Following The IBD and Ostomy Support Show conversation, talking about body confidence and dating with a disability got me thinking, how is dating with a disability? The real answer is that it really isn’t any different at all. Many people struggle with body confidence or putting themselves ‘out there’ for love because of their illness(s) or disability.
Before having any disabilities, I lived life as normal and dated and never even gave illness a thought.. that was until the age of 17 when I got poorly. However this didn’t change finding love or having relationships. The problem was that the people I gave my time to didn’t give me their time back. After surgery for a stoma I wasn’t given the right support and he only came into hospital once on valentines day 2015 then dumped me on the way home when I was discharged just a few months later. It wasn’t until after my surgery for my stoma that I truly appreciated my body, including my stretch marks and flabby parts! I wanted to know what people’s advice is for people looking for love with a disability..
This is what they said!:
Louise with Crohn’s Disease and an Ileostomy: “Be honest. No point in beating around the bush, getting attached and then revealing your secret and having them turn around and say it’s not worth their time!”
Kaz with Ulcerative Colitis: “Patience and understanding. Be prepared to be cancelled on short notice- offer alternatives- if not we’ll enough to go out, maybe offer to go to theirs and cook- they’re probably exhausted and feeling awful for letting you down and that offer could really boost them up!”
James with Crohn’s Disease: “Let people know that your condition can change at any time for example one minute you can be okay but then you can become really ill in a short amount of time.”
Hanna with Ulcerative Colitis, an Ileostomy, PSC and Fibromyalgia: “My main advice, don’t sweat the small stuff.”
Jonathan with an ostomy and Crohn’s Disease: “Best thing when dating is to be honest and just be yourself. If anyone has a problem with your stoma then that’s they’re problem! I have had Crohn’s Disease since the age of 16 and got my stoma at 26.. 10 years later and I am planning my wedding day!”
Annie with Fibromyalgia, Colonic Inertia, Crohn’s Disease and Bile Salt Malabsorption, Ankylosing Spondylitis: “Don’t be an ass!”
Laura with Crohn’s Disease and a Colostomy: “The disability isn’t who you are. I was completely honest with my now hubby when we first met and we sat and chatted he asked lots of questions, some which I thought were brilliant and I needed to ask myself . BUT I did also burn lots of amazing strong smelling candles too should I have to dash off to the loo! It also helps if you invite your partner along to your consultations. “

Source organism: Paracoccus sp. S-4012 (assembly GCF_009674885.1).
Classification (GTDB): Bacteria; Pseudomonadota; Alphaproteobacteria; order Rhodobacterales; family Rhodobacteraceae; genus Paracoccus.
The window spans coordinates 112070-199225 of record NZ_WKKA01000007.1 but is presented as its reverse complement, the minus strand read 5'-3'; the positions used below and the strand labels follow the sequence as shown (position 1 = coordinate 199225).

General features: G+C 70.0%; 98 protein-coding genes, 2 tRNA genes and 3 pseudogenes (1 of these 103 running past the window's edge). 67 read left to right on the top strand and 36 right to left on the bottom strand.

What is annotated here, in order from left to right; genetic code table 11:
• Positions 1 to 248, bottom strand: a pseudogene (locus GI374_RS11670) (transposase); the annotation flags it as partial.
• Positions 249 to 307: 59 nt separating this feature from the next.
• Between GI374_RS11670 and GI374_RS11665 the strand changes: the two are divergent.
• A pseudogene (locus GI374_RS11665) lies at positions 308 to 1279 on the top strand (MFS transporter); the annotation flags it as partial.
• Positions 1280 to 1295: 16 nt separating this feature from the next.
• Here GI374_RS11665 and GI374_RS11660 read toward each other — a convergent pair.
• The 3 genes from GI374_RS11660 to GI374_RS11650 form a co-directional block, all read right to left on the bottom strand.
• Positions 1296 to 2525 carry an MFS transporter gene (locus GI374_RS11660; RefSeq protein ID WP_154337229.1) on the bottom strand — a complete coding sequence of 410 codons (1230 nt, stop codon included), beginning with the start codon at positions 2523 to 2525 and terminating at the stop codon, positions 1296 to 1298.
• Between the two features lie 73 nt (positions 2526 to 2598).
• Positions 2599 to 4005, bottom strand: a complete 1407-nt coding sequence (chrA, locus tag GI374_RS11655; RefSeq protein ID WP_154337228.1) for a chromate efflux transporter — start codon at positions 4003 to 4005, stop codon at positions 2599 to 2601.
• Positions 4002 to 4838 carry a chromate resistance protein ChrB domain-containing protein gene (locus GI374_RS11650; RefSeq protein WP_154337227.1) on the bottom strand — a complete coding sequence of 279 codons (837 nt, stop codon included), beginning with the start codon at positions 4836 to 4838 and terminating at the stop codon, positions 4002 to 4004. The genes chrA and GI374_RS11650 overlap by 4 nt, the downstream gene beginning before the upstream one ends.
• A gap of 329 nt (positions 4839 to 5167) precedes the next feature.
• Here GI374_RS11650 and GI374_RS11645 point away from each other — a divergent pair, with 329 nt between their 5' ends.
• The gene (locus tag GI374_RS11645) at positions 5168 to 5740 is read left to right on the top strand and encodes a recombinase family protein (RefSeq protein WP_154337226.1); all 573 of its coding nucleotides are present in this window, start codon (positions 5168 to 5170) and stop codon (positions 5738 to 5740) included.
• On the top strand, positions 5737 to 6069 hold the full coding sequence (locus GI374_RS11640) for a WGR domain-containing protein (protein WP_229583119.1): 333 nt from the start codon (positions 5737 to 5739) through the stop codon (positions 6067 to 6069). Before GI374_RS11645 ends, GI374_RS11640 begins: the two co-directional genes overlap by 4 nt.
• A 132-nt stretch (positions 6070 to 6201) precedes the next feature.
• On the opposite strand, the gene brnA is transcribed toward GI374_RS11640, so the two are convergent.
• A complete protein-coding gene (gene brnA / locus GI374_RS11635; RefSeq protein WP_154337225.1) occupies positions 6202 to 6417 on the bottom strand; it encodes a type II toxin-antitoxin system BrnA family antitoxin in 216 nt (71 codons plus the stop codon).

Theresa with an ostomy: “Honesty and having a sense of humour.”
Jennifer with Painful Bladder Syndrome, Depression, Anxiety and PTSD: “Patience, Compassion and understanding. Just because we have done something before doesn’t necessarily mean we can do it every time and that our ‘days off’ will likely be interrupted or structured around hospital appointments.”
Sahara with Ulcerative Colitis and an Ileostomy: “Just being honest at the start. There’s no point wasting your time dating someone, only to find out a month down the line that they can’t deal with it. So be as honest about how your condition affects you as you feel comfortable early on. That’s what I’ve always done.”
Murk with an ostomy: “Being open from the start is probably the biggest thing. Some people might not be able to accept it so it’s best to get it out there so you don’t waste your time with them.”
Tim with a J-Pouch: “Try not to be defined by your pouch it’s not so much a *disability*, it is more something that enables you to live more normally!”
Vivian with an ostomy: “Honey, never forget how to flirt! Even if that’s all we want to do!!”
Jack with Crohn’s Disease: “Be open minded!”
Dustie with an ostomy: “Dating can be a fun learning opportunity and lead one to finding a match made in heaven. My husband still loves me— Zebra or not. I am still super awesome, sexy, funny and his wife after all we’ve been through with my health. He wouldn’t change a thing about his decision to marry me and have baby zebras to have avoided my health issues interfere with our lives. I also realized that for me to stop feeling like I’m a burden to those around me, I have to stop believing I am one. My family and friends would rather have a disabled mom/daughter/sister/wife/bestie in their lives than no one.”
Katie with IBS and Damage of the Sphincter through childbirth: Honesty – I had a wheat and caffeine intolerance but when the man of my dreams asked me out for a pasta and coffee meal deal I couldn’t refuse! Needless to say I spent a lot of time in the toilet so had to confess. He didn’t mind though and he’s now my husband!
Sue with an ostomy: “I love being single…disability or non….❤️”
Myself with Behcet’s Disease and Vasculitis: “be accepting of your swelling, stretch marks and imperfections.. it makes us who we are!”
I think these are some fantastic tips to give to someone who is either dating with a disability or dating someone who suffers from a disability. It is so important to listen to one another and to definitely be honest with the person at all times, and explaining things they may not understand. If it’s something you don’t really understand yourself, there are lots of facebook groups or websites available which can help answer those questions. Be respectful to the person that is suffering and not being ignorant towards illness or disability is key!
If you are looking to date and have a digestive disorder of any kind, please sign up to Gutsy.Dating!
Hope you all have a fantastic valentines whatever you choose and whether you have a partner or you are single!
-Alannah A.K.A Glitterygutsx